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Apple will stop selling new versions of its watch after losing patent dispute

Apple will stop selling new versions of its watch after losing patent dispute

Apple said on Monday it would stop sales of its flagship smartwatches online starting Thursday and at retail locations on Christmas Eve.

Two months ago, Apple lost a patent case over the technology that its smartwatches used to detect people's pulse rates. The company was ordered to stop selling the Apple Watch Series 9 and Watch Ultra 2 after Christmas, which could lead to a surge in sales of the watches in the final weeks of holiday shopping.

Apple's move follows a ruling by the International Trade Commission in October, which found that several Apple Watches infringed on patents held by Masimo, a medical technology company in Irvine, California.

In court, Massimo detailed how Apple preyed on its top executives and more than a dozen other employees before releasing a watch with pulse oximeter capabilities — which Measures the percentage of oxygen carried by red blood cells From the lungs to the body – which was patented by Massimo.

To avoid a complete ban on sales, Apple had two months to cut a deal with Massimo to license its technology, or it could appeal to the Biden administration to reverse the decision.

But Massimo Chief Executive Joe Kiani said in an interview that Apple had not been involved in the licensing negotiations. Instead, he said Apple had appealed to President Biden to veto the ITC decision, which Mr Kiani knows because the administration contacted Massimo about Apple's request.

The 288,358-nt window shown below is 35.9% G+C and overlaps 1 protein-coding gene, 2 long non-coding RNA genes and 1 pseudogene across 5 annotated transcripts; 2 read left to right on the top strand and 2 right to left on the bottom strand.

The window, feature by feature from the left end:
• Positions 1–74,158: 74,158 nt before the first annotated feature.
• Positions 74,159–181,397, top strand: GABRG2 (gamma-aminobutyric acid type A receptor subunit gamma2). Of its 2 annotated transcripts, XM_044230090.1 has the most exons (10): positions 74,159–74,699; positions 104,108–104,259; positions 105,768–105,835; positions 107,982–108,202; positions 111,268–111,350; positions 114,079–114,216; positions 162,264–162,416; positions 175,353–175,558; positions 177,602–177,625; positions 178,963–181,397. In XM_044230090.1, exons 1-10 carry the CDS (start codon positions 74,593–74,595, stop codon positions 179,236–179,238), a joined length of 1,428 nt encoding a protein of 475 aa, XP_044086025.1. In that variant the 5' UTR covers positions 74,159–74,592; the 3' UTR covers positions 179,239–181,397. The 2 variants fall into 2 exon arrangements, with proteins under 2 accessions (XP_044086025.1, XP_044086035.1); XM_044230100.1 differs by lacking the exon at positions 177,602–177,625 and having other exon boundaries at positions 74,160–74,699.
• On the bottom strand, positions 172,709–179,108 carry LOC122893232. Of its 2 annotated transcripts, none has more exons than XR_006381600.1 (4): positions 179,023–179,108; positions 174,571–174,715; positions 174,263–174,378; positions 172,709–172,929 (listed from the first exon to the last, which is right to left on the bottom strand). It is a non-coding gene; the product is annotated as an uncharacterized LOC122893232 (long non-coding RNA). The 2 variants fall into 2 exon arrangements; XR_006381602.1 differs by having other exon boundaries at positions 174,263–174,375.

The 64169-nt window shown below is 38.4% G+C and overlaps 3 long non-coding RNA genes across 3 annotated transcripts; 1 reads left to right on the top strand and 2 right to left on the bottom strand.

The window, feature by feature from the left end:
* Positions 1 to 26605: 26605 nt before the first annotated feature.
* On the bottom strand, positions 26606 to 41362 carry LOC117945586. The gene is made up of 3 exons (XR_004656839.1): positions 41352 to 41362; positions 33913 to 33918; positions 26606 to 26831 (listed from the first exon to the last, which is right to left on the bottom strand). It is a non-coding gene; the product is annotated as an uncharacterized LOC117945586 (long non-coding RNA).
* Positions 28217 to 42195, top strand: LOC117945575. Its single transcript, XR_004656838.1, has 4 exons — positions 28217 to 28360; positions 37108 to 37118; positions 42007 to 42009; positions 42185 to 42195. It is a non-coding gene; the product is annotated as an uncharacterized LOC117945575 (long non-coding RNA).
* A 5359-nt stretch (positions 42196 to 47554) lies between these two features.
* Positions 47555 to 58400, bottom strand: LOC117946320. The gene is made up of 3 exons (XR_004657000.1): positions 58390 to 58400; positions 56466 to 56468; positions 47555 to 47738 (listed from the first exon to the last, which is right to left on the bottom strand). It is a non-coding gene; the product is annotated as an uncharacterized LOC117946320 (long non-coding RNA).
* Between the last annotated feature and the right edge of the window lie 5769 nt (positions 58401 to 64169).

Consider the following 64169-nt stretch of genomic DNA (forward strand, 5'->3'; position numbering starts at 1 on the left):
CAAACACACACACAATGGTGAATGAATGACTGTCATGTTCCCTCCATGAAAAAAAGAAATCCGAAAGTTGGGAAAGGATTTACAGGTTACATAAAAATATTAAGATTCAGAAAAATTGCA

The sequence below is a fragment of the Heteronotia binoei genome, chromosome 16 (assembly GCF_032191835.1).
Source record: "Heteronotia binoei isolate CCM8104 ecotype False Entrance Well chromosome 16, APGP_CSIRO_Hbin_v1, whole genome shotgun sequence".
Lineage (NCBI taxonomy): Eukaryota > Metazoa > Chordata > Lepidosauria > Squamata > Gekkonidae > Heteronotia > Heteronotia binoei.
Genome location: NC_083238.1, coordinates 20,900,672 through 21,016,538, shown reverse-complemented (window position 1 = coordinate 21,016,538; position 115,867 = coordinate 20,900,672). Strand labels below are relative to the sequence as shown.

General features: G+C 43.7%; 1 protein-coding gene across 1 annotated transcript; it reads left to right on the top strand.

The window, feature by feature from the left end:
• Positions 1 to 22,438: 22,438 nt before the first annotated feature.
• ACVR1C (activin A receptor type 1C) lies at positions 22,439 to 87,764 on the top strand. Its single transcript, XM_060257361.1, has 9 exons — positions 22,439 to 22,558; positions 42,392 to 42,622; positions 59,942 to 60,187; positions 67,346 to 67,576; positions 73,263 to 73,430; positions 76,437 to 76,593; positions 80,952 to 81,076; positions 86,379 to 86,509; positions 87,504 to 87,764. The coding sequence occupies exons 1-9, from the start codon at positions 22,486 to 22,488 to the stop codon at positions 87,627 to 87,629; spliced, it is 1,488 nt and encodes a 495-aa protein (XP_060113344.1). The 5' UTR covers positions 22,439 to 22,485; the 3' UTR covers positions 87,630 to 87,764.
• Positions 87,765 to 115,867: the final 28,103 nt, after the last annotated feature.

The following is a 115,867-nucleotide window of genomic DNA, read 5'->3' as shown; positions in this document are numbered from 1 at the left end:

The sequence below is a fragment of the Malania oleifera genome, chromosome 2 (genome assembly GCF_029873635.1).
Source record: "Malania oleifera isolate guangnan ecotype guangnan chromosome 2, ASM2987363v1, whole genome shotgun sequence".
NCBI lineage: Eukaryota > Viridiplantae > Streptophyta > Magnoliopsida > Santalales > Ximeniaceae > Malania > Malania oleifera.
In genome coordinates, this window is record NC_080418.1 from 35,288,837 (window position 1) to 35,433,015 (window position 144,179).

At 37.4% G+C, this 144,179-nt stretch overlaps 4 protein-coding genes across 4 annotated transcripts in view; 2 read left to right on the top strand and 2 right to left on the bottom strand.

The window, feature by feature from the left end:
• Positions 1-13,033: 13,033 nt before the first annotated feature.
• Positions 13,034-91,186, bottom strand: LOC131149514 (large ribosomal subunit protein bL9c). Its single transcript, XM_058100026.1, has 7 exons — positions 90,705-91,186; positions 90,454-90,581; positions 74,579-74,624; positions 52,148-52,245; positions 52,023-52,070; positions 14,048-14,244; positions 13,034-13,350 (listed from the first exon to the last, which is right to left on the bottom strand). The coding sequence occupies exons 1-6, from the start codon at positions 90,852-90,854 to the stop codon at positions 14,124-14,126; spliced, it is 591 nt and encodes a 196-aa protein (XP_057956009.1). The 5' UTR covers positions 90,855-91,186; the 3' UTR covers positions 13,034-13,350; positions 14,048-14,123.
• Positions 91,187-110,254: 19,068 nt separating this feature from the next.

“They are trying to make the agency look like it is helping patent trolls,” Mr Kiani said of the ITC.

Apple did not respond to requests for comment on Mr Kiani's comments. “Apple strongly disagrees with this order and is pursuing a number of legal and technical options to ensure that Apple Watch remains available to customers,” the company said in a statement.

The Biden administration did not immediately respond to a request for comment.

Mr Kiani said he was interested in selling Apple a chip that Massimo had designed to provide pulse oximeter readings on the Apple Watch. Chip is currently in a massimo medical watch, called W1, which is approved by the Food and Drug Administration. The device uses algorithms to process red and near-infrared light to determine how oxygenated the blood is in the arteries.

“If they don't want to use our chip, I will work with them to make their product better,” Mr Kiyani said. “Once it's good enough, I'll be happy to license them.”

Apple introduced its first watch with pulse oximetry in 2020. It includes technology it calls “blood oxygenation” in later models. But unlike Masimo's W1 device, Apple has not approved its watches by the FDA for use as medical devices for pulse oximetry.

According to financial research firm Bernstein Research, the Apple Watch accounts for nearly $20 billion of the company's $383.29 billion annual sales. Apple is the largest smartwatch seller in the world and accounts for almost a third of all smartwatch sales. Counterpoint ResearchA technology research firm.

Apple has had success in the past in convincing presidents to veto ITC decisions. in 2013, Obama administration overturned Sales of some iPhones and iPads were banned after a court determined that Apple infringed patents owned by Samsung.



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